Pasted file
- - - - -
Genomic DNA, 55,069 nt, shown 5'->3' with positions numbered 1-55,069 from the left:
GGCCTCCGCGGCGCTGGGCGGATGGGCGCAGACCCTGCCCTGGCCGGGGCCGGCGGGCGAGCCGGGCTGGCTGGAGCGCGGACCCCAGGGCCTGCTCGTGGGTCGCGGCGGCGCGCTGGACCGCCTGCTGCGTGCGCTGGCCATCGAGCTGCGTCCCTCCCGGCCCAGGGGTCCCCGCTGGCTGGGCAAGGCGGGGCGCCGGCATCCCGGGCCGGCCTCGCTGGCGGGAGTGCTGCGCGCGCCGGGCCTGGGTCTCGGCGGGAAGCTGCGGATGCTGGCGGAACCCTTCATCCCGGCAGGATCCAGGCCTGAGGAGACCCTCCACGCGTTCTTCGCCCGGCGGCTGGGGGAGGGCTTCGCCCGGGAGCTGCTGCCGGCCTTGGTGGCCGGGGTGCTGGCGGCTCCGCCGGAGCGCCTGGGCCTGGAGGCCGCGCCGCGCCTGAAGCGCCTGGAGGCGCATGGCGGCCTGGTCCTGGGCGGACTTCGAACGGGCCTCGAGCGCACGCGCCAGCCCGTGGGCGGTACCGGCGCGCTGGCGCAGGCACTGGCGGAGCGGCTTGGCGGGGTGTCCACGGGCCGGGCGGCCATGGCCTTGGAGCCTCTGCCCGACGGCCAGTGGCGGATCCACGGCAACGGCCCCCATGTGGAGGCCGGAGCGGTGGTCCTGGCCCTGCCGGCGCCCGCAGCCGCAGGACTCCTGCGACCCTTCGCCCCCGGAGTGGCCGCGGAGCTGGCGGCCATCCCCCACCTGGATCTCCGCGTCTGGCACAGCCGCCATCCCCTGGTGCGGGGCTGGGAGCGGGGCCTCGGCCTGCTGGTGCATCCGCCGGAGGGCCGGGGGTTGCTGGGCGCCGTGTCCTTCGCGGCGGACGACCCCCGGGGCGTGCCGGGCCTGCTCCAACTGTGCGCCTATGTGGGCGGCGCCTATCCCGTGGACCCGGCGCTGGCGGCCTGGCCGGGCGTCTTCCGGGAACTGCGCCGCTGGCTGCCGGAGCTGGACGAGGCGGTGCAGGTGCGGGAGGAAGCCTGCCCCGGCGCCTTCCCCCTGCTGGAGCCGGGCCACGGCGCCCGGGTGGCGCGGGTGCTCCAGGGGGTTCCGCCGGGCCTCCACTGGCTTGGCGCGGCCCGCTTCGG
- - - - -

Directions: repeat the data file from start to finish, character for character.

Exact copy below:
Genomic DNA, 55,069 nt, shown 5'->3' with positions numbered 1-55,069 from the left:
GGCCTCCGCGGCGCTGGGCGGATGGGCGCAGACCCTGCCCTGGCCGGGGCCGGCGGGCGAGCCGGGCTGGCTGGAGCGCGGACCCCAGGGCCTGCTCGTGGGTCGCGGCGGCGCGCTGGACCGCCTGCTGCGTGCGCTGGCCATCGAGCTGCGTCCCTCCCGGCCCAGGGGTCCCCGCTGGCTGGGCAAGGCGGGGCGCCGGCATCCCGGGCCGGCCTCGCTGGCGGGAGTGCTGCGCGCGCCGGGCCTGGGTCTCGGCGGGAAGCTGCGGATGCTGGCGGAACCCTTCATCCCGGCAGGATCCAGGCCTGAGGAGACCCTCCACGCGTTCTTCGCCCGGCGGCTGGGGGAGGGCTTCGCCCGGGAGCTGCTGCCGGCCTTGGTGGCCGGGGTGCTGGCGGCTCCGCCGGAGCGCCTGGGCCTGGAGGCCGCGCCGCGCCTGAAGCGCCTGGAGGCGCATGGCGGCCTGGTCCTGGGCGGACTTCGAACGGGCCTCGAGCGCACGCGCCAGCCCGTGGGCGGTACCGGCGCGCTGGCGCAGGCACTGGCGGAGCGGCTTGGCGGGGTGTCCACGGGCCGGGCGGCCATGGCCTTGGAGCCTCTGCCCGACGGCCAGTGGCGGATCCACGGCAACGGCCCCCATGTGGAGGCCGGAGCGGTGGTCCTGGCCCTGCCGGCGCCCGCAGCCGCAGGACTCCTGCGACCCTTCGCCCCCGGAGTGGCCGCGGAGCTGGCGGCCATCCCCCACCTGGATCTCCGCGTCTGGCACAGCCGCCATCCCCTGGTGCGGGGCTGGGAGCGGGGCCTCGGCCTGCTGGTGCATCCGCCGGAGGGCCGGGGGTTGCTGGGCGCCGTGTCCTTCGCGGCGGACGACCCCCGGGGCGTGCCGGGCCTGCTCCAACTGTGCGCCTATGTGGGCGGCGCCTATCCCGTGGACCCGGCGCTGGCGGCCTGGCCGGGCGTCTTCCGGGAACTGCGCCGCTGGCTGCCGGAGCTGGACGAGGCGGTGCAGGTGCGGGAGGAAGCCTGCCCCGGCGCCTTCCCCCTGCTGGAGCCGGGCCACGGCGCCCGGGTGGCGCGGGTGCTCCAGGGGGTTCCGCCGGGCCTCCACTGGCTTGGCGCGGCCCGCTTCGG